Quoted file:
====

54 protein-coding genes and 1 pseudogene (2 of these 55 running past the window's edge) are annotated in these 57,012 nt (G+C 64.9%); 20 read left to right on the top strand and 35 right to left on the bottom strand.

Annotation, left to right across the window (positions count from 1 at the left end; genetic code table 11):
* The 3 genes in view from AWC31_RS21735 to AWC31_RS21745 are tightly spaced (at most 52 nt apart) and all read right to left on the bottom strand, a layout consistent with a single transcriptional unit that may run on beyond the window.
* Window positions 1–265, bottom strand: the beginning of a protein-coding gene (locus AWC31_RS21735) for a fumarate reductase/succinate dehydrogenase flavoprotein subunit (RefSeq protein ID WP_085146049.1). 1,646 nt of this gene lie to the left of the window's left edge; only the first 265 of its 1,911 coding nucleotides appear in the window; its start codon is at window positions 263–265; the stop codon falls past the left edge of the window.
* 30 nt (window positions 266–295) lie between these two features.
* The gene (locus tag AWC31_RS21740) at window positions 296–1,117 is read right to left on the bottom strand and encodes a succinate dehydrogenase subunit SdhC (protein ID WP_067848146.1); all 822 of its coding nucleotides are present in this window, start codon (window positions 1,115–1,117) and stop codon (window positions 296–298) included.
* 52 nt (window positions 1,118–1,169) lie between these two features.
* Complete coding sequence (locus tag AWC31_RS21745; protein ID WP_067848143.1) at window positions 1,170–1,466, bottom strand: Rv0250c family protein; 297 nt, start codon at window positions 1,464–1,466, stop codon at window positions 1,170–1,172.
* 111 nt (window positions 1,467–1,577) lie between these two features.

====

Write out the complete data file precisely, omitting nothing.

54 protein-coding genes and 1 pseudogene (2 of these 55 running past the window's edge) are annotated in these 57,012 nt (G+C 64.9%); 20 read left to right on the top strand and 35 right to left on the bottom strand.

Annotation, left to right across the window (positions count from 1 at the left end; genetic code table 11):
* The 3 genes in view from AWC31_RS21735 to AWC31_RS21745 are tightly spaced (at most 52 nt apart) and all read right to left on the bottom strand, a layout consistent with a single transcriptional unit that may run on beyond the window.
* Window positions 1–265, bottom strand: the beginning of a protein-coding gene (locus AWC31_RS21735) for a fumarate reductase/succinate dehydrogenase flavoprotein subunit (RefSeq protein ID WP_085146049.1). 1,646 nt of this gene lie to the left of the window's left edge; only the first 265 of its 1,911 coding nucleotides appear in the window; its start codon is at window positions 263–265; the stop codon falls past the left edge of the window.
* 30 nt (window positions 266–295) lie between these two features.
* The gene (locus tag AWC31_RS21740) at window positions 296–1,117 is read right to left on the bottom strand and encodes a succinate dehydrogenase subunit SdhC (protein ID WP_067848146.1); all 822 of its coding nucleotides are present in this window, start codon (window positions 1,115–1,117) and stop codon (window positions 296–298) included.
* 52 nt (window positions 1,118–1,169) lie between these two features.
* Complete coding sequence (locus tag AWC31_RS21745; protein ID WP_067848143.1) at window positions 1,170–1,466, bottom strand: Rv0250c family protein; 297 nt, start codon at window positions 1,464–1,466, stop codon at window positions 1,170–1,172.
* 111 nt (window positions 1,467–1,577) lie between these two features.